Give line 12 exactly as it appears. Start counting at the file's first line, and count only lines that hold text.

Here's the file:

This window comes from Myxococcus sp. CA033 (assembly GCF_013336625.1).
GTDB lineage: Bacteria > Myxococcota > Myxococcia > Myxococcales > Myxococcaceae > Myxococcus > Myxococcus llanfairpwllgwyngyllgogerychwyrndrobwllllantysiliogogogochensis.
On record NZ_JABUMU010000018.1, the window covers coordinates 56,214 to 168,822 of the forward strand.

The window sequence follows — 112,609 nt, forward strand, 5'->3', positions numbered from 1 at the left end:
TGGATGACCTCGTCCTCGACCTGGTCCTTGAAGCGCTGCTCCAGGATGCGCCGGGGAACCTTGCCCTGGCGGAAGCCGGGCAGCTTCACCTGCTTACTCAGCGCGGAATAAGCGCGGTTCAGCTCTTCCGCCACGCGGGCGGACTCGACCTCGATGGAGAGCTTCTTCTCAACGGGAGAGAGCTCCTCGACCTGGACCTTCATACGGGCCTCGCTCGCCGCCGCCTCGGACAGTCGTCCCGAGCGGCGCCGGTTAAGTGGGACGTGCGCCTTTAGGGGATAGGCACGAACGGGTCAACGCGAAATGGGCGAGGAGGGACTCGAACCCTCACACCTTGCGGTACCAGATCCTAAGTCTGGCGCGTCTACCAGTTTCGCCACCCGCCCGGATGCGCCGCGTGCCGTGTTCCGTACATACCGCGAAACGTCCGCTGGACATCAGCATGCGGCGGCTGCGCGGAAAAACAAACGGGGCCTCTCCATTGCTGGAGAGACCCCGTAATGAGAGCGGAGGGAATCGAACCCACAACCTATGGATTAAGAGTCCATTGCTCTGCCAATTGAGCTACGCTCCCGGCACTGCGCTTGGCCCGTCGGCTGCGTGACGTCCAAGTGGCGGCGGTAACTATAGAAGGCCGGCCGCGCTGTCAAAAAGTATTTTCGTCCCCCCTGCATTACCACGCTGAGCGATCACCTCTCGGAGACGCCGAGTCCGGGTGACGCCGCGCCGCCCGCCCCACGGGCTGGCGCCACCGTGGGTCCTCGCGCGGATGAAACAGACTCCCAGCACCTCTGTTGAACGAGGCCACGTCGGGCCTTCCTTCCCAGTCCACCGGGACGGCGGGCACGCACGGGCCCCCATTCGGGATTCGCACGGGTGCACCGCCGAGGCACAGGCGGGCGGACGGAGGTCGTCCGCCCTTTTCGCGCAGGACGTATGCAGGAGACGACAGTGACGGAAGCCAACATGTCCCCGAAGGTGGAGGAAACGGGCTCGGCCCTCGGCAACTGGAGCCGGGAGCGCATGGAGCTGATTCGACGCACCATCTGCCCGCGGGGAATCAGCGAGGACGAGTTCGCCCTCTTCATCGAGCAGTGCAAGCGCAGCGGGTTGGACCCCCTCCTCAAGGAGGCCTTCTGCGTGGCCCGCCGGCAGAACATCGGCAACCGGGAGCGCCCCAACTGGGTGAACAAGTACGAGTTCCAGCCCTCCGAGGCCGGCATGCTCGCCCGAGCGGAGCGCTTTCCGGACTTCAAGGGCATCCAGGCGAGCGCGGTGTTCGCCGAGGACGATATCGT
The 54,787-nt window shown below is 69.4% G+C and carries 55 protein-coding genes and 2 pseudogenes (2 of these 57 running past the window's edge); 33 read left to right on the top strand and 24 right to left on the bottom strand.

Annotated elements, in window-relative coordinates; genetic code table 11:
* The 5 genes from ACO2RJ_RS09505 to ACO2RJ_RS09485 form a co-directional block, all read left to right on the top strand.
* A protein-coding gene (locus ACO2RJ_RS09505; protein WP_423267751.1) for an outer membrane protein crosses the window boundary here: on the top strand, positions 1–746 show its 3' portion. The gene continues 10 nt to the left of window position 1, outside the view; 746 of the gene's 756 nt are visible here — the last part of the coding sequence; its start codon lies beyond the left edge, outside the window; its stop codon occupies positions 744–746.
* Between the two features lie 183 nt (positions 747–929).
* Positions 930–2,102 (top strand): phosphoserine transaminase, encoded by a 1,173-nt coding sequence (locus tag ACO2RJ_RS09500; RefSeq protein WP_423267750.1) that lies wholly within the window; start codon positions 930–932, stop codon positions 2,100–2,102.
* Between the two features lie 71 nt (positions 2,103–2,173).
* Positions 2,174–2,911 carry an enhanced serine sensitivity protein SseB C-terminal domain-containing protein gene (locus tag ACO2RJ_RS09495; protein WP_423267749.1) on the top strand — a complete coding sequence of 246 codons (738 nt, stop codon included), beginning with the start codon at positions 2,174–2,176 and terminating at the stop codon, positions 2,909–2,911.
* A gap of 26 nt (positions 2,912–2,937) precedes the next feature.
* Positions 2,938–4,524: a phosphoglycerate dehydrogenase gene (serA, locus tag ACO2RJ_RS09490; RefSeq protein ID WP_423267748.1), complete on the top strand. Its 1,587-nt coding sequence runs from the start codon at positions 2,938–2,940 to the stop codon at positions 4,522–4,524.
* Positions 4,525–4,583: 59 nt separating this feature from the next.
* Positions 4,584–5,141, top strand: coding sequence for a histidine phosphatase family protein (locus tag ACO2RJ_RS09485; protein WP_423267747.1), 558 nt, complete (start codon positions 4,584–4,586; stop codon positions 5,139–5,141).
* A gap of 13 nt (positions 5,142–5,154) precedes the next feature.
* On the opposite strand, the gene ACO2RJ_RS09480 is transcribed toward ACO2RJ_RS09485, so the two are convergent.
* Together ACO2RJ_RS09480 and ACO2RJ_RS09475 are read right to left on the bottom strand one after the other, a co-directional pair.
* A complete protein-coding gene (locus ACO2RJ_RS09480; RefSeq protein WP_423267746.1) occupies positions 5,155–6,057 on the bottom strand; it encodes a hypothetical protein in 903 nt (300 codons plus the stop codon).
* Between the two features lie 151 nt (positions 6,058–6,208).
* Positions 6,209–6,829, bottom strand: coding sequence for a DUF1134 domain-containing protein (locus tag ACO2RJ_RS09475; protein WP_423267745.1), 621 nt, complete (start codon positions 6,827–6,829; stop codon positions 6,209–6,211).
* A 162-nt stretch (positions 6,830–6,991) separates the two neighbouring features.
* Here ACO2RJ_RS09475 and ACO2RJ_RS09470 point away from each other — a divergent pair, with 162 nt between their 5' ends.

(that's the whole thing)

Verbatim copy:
* Between the two features lie 71 nt (positions 2,103–2,173).